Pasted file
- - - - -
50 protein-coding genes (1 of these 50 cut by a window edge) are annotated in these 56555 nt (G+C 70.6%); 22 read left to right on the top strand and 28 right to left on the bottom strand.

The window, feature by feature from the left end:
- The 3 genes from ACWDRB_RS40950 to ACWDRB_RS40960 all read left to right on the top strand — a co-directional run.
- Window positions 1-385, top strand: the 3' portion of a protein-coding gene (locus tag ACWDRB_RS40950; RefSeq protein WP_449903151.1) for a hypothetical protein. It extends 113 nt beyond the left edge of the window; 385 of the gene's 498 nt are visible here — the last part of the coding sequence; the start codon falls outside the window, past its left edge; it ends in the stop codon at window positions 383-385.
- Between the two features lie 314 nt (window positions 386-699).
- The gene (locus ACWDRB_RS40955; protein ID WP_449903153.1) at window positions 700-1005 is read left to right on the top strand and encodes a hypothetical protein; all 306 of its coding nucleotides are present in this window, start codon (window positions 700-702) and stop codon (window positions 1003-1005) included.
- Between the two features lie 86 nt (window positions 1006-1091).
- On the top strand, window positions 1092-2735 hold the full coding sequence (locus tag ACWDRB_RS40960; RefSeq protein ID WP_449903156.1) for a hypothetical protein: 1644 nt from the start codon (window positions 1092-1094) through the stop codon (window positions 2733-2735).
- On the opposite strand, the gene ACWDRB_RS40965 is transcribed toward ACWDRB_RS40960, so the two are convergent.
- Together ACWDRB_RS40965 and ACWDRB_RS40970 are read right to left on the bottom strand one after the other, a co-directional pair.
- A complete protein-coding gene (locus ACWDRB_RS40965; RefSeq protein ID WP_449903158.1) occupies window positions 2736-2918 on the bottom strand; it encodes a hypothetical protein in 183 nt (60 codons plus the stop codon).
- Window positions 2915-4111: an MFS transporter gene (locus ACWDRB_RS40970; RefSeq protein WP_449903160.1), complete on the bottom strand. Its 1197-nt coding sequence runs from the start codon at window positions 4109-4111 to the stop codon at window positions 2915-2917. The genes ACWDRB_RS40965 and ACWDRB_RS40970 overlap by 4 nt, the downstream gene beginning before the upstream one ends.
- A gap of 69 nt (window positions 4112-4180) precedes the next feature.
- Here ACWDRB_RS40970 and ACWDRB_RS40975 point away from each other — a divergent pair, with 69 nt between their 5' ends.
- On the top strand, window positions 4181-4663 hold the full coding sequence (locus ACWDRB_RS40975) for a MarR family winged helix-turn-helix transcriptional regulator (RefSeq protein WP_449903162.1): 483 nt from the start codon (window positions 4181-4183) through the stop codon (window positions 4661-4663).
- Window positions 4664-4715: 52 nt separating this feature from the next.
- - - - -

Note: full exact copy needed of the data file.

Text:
50 protein-coding genes (1 of these 50 cut by a window edge) are annotated in these 56555 nt (G+C 70.6%); 22 read left to right on the top strand and 28 right to left on the bottom strand.

The window, feature by feature from the left end:
- The 3 genes from ACWDRB_RS40950 to ACWDRB_RS40960 all read left to right on the top strand — a co-directional run.
- Window positions 1-385, top strand: the 3' portion of a protein-coding gene (locus tag ACWDRB_RS40950; RefSeq protein WP_449903151.1) for a hypothetical protein. It extends 113 nt beyond the left edge of the window; 385 of the gene's 498 nt are visible here — the last part of the coding sequence; the start codon falls outside the window, past its left edge; it ends in the stop codon at window positions 383-385.
- Between the two features lie 314 nt (window positions 386-699).
- The gene (locus ACWDRB_RS40955; protein ID WP_449903153.1) at window positions 700-1005 is read left to right on the top strand and encodes a hypothetical protein; all 306 of its coding nucleotides are present in this window, start codon (window positions 700-702) and stop codon (window positions 1003-1005) included.
- Between the two features lie 86 nt (window positions 1006-1091).
- On the top strand, window positions 1092-2735 hold the full coding sequence (locus tag ACWDRB_RS40960; RefSeq protein ID WP_449903156.1) for a hypothetical protein: 1644 nt from the start codon (window positions 1092-1094) through the stop codon (window positions 2733-2735).
- On the opposite strand, the gene ACWDRB_RS40965 is transcribed toward ACWDRB_RS40960, so the two are convergent.
- Together ACWDRB_RS40965 and ACWDRB_RS40970 are read right to left on the bottom strand one after the other, a co-directional pair.
- A complete protein-coding gene (locus ACWDRB_RS40965; RefSeq protein ID WP_449903158.1) occupies window positions 2736-2918 on the bottom strand; it encodes a hypothetical protein in 183 nt (60 codons plus the stop codon).
- Window positions 2915-4111: an MFS transporter gene (locus ACWDRB_RS40970; RefSeq protein WP_449903160.1), complete on the bottom strand. Its 1197-nt coding sequence runs from the start codon at window positions 4109-4111 to the stop codon at window positions 2915-2917. The genes ACWDRB_RS40965 and ACWDRB_RS40970 overlap by 4 nt, the downstream gene beginning before the upstream one ends.
- A gap of 69 nt (window positions 4112-4180) precedes the next feature.
- Here ACWDRB_RS40970 and ACWDRB_RS40975 point away from each other — a divergent pair, with 69 nt between their 5' ends.
- On the top strand, window positions 4181-4663 hold the full coding sequence (locus ACWDRB_RS40975) for a MarR family winged helix-turn-helix transcriptional regulator (RefSeq protein WP_449903162.1): 483 nt from the start codon (window positions 4181-4183) through the stop codon (window positions 4661-4663).
- Window positions 4664-4715: 52 nt separating this feature from the next.